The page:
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Since we've no place to go, Let's Make Art, Let's Make Art, Let's Make Art!

This week in ART YARD Advanced Studio Teaching Artist Halli Beaudoin presented a fascinating and thought provoking lesson titled: The Luxury and Bombast of Society’s Symbols: Portraiture and Dress In Community.

Halli taught us about the use and significance of dress and accessories in portraiture to reflect an “ideal” social standing in a community. Challenging us to create our own work to investigate this topic in our work as inspiration for how individuals choose to be visually remembered by current and future communities.

In her Power Point presentation Halli shared portraiture from the 1600’s to the present, examining what dress meant then, and how these similar themes are still at play today in the work of contemporary artists. Artists discussed included Kehinde Wiley, Johannes Vermeer, Ralph Wolfe Cowan, John Singer Sargent, Saint-Mémin, Jacob Waben, Frans Pourbus the Younger, and Jean-Étienne Liotard.

Paintings by Johannes Vermeer & Kehinde Wiley
Charles Balthazar and Julien Févret de Saint-Mémin, Osage Warrior 1805 by and Payouska (Pawhuska, c. 1752–1832), Chief of the Great Osage, 1804
Ralph Wolfe Cowan, H.H. Crown Prince Abdullah, H.H. President Shaikh Zayed of the Emirates, Oil on canvas

Halli explains: “Using the medium of their choice, Advanced Studio Artists created self-portraits that included items that represent how they’d like to be remembered in their chosen community. Some students chose jewelry gifted to them by family (Meridith and Wayne) while others focused on unexpected elements like medical and religious masks (Vera and Sarah). Some students chose accessories that show the history of their development (Marylin with her pins, Ed with his paintings / trees). Lastly, other students (me and Jacob) painted themselves how they'd like to be remembered-more glamorous and social than perhaps how they normally act.”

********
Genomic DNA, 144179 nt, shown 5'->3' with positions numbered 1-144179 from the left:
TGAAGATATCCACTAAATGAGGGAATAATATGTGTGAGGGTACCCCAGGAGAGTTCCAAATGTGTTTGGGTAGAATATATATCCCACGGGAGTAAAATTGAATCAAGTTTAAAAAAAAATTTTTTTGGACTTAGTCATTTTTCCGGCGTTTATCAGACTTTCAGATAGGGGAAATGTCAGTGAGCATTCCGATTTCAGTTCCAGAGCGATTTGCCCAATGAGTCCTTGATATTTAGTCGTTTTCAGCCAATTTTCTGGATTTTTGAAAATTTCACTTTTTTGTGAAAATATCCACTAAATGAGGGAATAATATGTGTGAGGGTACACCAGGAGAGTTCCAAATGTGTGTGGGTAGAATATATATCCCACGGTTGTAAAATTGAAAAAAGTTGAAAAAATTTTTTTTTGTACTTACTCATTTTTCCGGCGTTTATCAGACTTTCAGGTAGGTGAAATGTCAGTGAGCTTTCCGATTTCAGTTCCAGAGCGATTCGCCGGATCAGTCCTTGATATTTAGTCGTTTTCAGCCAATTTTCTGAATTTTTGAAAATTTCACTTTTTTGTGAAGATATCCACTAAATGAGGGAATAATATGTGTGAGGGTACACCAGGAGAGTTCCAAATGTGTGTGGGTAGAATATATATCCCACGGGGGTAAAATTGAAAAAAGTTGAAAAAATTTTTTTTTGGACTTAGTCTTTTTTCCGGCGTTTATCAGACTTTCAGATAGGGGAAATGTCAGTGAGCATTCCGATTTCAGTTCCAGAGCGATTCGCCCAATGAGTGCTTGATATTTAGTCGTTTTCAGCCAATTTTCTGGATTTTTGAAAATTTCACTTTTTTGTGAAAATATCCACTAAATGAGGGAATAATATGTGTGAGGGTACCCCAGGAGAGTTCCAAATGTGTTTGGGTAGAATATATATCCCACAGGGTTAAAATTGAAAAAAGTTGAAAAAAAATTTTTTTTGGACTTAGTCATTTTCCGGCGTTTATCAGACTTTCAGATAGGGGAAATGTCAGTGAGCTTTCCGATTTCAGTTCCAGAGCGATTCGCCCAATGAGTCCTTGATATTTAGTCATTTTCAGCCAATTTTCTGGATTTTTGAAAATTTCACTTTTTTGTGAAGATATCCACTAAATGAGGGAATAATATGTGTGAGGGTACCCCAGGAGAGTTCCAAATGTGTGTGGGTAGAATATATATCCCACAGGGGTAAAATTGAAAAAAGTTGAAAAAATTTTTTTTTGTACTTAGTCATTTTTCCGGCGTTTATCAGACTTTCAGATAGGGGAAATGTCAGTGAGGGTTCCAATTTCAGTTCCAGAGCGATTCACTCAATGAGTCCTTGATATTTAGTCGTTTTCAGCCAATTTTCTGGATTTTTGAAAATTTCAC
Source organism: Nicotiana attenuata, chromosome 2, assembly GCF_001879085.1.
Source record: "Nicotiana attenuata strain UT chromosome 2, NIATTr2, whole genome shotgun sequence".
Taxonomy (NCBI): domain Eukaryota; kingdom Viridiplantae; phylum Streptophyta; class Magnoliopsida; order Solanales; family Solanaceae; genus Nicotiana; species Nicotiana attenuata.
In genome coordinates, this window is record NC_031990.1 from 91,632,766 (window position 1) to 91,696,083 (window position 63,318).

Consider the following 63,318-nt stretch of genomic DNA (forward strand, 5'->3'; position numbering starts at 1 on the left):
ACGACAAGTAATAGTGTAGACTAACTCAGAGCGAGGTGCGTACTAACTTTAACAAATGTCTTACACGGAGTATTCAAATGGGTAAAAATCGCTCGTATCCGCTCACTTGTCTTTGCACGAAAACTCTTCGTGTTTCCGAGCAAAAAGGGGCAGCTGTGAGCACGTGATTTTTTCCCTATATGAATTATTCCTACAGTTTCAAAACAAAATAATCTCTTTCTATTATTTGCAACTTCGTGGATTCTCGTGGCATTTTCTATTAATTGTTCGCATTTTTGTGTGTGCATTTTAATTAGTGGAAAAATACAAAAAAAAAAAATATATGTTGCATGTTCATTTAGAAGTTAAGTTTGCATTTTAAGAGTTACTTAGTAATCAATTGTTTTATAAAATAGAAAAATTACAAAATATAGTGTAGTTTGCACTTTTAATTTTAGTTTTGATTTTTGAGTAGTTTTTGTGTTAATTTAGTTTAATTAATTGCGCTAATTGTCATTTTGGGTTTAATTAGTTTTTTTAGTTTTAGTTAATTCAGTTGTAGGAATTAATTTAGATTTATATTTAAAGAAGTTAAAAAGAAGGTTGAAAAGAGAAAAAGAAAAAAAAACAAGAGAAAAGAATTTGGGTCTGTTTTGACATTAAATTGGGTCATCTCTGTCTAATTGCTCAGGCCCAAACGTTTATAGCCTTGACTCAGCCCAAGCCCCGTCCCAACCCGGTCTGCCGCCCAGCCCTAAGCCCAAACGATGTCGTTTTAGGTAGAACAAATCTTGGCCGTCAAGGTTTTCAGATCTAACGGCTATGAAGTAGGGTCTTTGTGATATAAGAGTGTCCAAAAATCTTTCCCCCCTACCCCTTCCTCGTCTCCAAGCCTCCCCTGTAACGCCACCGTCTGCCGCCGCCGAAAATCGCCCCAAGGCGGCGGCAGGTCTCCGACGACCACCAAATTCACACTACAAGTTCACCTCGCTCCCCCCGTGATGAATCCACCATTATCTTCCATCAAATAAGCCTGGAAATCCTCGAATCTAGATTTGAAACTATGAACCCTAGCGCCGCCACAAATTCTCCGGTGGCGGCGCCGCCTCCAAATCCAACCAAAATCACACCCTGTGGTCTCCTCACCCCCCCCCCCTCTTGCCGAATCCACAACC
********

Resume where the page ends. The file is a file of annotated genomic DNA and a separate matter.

Meridith McNeal, Rings and Hoop, watercolor and glitter on paper, 12x12"
Wayne Gross, Watch, pencil on paper
Wayne Gross, Medalion, pencil on paper
Vera Tineo, Head Scarf, mixed media on paper
Vera Tineo, Head Scarf with Mask, mixed media on paper
Sarah Gumgumji, Self Portrait in Traditional Pre-Wedding Regalia, marker on paper

Marilyn tells us more about her piece: “My friends know me for “dressing up” and for sharing vintage clothes and costumes for various events. I’m also known for my pin collection, which dates back to childhood. The ones in the self-portrait include some from recent travels, some inherited, and some gifts that I’ve had for many years.”

Marilyn August, Tiara and Pins, watercolor and marker on paper
Halli Beaudoin, Glamerous Self With Colored Hair, paint on paper

Jacob describes his work: “This is my self-portrait for Halli's class. I'm not sure I'll be able to get a background done this week. I'm wearing an outfit that I have worn many times to a dance night in Minneapolis called "Transmission." It's named after the Joy Division song "Transmission," and it focuses on post-punk, and other music of the 80s. As a status symbol, this outfit demonstrates my knowledge of various fashion styles of the 80s. The shirt and beads allow me to move my shoulders in more expressive ways, which is characteristic of dancing to new wave music. Wearing this outfit helped me understand the way that music, dance, and clothing relate to each other.”